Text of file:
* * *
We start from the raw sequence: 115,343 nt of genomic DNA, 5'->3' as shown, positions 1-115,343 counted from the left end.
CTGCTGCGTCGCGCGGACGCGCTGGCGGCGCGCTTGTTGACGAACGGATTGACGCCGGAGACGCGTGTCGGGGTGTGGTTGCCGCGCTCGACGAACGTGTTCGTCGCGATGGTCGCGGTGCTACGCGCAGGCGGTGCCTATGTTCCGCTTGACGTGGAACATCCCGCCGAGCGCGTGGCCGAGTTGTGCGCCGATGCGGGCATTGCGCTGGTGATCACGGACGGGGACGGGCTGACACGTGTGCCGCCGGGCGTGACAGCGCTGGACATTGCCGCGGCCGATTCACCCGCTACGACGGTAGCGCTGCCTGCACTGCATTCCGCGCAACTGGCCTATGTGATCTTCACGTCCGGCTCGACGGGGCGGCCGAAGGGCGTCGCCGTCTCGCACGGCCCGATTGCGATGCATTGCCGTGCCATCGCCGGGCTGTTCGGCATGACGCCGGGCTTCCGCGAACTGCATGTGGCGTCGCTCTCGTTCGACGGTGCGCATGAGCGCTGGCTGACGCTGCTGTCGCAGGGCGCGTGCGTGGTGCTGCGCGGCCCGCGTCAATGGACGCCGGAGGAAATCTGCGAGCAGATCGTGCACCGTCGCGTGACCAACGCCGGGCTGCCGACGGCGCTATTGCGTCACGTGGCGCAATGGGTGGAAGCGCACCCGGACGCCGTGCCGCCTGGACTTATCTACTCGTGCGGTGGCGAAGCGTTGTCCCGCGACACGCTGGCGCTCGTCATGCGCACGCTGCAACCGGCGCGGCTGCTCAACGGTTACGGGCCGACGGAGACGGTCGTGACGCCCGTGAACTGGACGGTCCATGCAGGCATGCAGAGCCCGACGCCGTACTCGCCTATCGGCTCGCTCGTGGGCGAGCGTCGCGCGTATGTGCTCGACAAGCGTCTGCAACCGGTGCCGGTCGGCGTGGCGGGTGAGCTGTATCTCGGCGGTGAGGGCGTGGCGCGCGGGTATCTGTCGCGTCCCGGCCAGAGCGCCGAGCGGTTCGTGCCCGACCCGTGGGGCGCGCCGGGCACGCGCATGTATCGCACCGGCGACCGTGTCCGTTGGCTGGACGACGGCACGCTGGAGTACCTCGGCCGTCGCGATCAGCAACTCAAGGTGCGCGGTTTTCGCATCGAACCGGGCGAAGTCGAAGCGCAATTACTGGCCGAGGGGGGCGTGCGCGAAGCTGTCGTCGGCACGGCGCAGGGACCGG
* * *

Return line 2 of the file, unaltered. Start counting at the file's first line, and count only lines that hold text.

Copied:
CTGCTGCGTCGCGCGGACGCGCTGGCGGCGCGCTTGTTGACGAACGGATTGACGCCGGAGACGCGTGTCGGGGTGTGGTTGCCGCGCTCGACGAACGTGTTCGTCGCGATGGTCGCGGTGCTACGCGCAGGCGGTGCCTATGTTCCGCTTGACGTGGAACATCCCGCCGAGCGCGTGGCCGAGTTGTGCGCCGATGCGGGCATTGCGCTGGTGATCACGGACGGGGACGGGCTGACACGTGTGCCGCCGGGCGTGACAGCGCTGGACATTGCCGCGGCCGATTCACCCGCTACGACGGTAGCGCTGCCTGCACTGCATTCCGCGCAACTGGCCTATGTGATCTTCACGTCCGGCTCGACGGGGCGGCCGAAGGGCGTCGCCGTCTCGCACGGCCCGATTGCGATGCATTGCCGTGCCATCGCCGGGCTGTTCGGCATGACGCCGGGCTTCCGCGAACTGCATGTGGCGTCGCTCTCGTTCGACGGTGCGCATGAGCGCTGGCTGACGCTGCTGTCGCAGGGCGCGTGCGTGGTGCTGCGCGGCCCGCGTCAATGGACGCCGGAGGAAATCTGCGAGCAGATCGTGCACCGTCGCGTGACCAACGCCGGGCTGCCGACGGCGCTATTGCGTCACGTGGCGCAATGGGTGGAAGCGCACCCGGACGCCGTGCCGCCTGGACTTATCTACTCGTGCGGTGGCGAAGCGTTGTCCCGCGACACGCTGGCGCTCGTCATGCGCACGCTGCAACCGGCGCGGCTGCTCAACGGTTACGGGCCGACGGAGACGGTCGTGACGCCCGTGAACTGGACGGTCCATGCAGGCATGCAGAGCCCGACGCCGTACTCGCCTATCGGCTCGCTCGTGGGCGAGCGTCGCGCGTATGTGCTCGACAAGCGTCTGCAACCGGTGCCGGTCGGCGTGGCGGGTGAGCTGTATCTCGGCGGTGAGGGCGTGGCGCGCGGGTATCTGTCGCGTCCCGGCCAGAGCGCCGAGCGGTTCGTGCCCGACCCGTGGGGCGCGCCGGGCACGCGCATGTATCGCACCGGCGACCGTGTCCGTTGGCTGGACGACGGCACGCTGGAGTACCTCGGCCGTCGCGATCAGCAACTCAAGGTGCGCGGTTTTCGCATCGAACCGGGCGAAGTCGAAGCGCAATTACTGGCCGAGGGGGGCGTGCGCGAAGCTGTCGTCGGCACGGCGCAGGGACCGG